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Talk could become cheaper on N.J. campuses

This year's college graduates may have an easier time finding a job than previous classes. (Prasit Rodphan/BigStock)

This year's college graduates may have an easier time finding a job than previous classes. (Prasit Rodphan/BigStock)

New Jersey’s Assembly could give final legislative approval Thursday to a measure barring the state’s public colleges from paying more than $10,000 to campus speakers.

In recent years reality TV star Snookie, novelist Toni Morrison, and producer Spike Lee were among those paid more than that for speaking at New Jersey colleges.

Assemblyman John DiMaio said he questions whether that’s the best use of college funds.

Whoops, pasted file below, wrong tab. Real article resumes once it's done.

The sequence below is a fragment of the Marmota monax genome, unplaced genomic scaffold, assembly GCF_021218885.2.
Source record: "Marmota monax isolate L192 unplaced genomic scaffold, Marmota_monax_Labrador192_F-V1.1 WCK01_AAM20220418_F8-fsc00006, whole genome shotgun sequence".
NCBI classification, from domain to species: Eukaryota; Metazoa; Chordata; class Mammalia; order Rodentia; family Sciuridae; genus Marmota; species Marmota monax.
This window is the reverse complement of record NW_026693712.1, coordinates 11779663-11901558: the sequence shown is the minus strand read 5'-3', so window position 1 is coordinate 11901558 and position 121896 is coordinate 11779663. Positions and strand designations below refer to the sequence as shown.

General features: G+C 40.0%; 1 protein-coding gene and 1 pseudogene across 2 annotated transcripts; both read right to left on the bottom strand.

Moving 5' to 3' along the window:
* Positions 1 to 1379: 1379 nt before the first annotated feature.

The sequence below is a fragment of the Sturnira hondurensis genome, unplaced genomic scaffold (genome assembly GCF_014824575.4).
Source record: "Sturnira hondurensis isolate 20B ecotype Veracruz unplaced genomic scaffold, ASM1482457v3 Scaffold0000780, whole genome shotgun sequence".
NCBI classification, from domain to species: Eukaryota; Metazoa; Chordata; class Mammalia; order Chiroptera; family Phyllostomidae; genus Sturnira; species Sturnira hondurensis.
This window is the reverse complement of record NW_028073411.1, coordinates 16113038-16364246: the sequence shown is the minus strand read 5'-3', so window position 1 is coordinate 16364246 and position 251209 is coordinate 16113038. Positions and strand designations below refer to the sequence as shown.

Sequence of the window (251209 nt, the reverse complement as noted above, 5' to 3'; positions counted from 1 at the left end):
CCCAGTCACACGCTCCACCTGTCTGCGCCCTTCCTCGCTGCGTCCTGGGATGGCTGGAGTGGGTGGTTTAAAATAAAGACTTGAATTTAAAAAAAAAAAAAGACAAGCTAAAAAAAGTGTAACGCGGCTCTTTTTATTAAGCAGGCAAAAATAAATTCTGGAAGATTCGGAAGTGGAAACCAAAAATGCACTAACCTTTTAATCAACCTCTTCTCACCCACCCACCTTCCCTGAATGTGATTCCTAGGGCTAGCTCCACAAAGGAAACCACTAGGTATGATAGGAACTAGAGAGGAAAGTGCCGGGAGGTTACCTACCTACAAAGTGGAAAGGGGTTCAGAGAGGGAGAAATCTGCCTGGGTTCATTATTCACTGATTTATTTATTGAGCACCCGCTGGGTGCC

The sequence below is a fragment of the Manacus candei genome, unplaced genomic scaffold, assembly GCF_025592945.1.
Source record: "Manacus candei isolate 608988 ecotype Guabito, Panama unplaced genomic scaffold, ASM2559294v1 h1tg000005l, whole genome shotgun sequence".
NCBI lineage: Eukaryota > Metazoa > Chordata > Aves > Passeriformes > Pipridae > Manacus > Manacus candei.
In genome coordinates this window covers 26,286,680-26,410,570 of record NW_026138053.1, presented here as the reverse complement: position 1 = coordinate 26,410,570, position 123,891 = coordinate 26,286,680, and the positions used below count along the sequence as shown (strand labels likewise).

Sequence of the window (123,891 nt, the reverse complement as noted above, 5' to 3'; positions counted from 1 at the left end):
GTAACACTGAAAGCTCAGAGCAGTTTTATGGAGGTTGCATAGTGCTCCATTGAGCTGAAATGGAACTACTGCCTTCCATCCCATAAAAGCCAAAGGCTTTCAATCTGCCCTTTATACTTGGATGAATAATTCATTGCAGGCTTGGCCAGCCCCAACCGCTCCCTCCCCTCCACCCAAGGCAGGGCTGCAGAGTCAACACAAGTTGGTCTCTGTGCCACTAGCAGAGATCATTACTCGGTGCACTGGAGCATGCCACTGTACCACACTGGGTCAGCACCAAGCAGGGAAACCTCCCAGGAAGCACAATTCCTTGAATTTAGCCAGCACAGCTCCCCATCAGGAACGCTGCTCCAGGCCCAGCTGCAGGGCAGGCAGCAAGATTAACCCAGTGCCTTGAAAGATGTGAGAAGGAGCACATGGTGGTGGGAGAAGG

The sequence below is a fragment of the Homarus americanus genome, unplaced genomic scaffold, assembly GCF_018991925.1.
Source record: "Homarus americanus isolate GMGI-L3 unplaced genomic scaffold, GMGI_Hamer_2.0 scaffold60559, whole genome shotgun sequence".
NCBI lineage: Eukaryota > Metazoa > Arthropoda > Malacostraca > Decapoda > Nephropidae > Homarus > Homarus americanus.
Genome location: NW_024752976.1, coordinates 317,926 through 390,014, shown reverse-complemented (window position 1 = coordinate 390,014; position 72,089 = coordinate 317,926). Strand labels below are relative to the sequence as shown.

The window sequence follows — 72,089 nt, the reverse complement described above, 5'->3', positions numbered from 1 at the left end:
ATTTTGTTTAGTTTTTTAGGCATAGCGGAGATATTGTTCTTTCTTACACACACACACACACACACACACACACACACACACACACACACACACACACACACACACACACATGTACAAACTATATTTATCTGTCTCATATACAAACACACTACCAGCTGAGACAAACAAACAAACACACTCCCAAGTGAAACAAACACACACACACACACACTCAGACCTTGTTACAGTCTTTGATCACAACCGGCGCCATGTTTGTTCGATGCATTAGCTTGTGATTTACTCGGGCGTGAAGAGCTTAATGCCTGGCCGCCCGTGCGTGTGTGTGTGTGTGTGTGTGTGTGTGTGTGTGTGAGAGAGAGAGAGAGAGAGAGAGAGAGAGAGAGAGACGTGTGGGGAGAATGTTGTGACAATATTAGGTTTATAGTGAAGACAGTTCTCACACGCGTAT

“The cost of an education is very expensive now. Many young people are carrying huge debts as they leave school,” said DiMaio, R-Warren. “Perhaps this will be a message to all of the administrations to take a good hard look as to how they’re spending dollars.”

Colleges are spending a lot of money on speakers at a time when many students are struggling to pay their tuition, said Sen. Sandra Cunningham, D-Hudson.

“It just seems to me that’s something that we could help our students out with by putting a less amount of money into speakers,” she said.

Peter Guzzo with the Higher Education Leadership Council said college faculty unions support the legislation.

“The council feels that it’s really the responsibility of the university professors to raise appropriate funds for non-academic activities,” he said.

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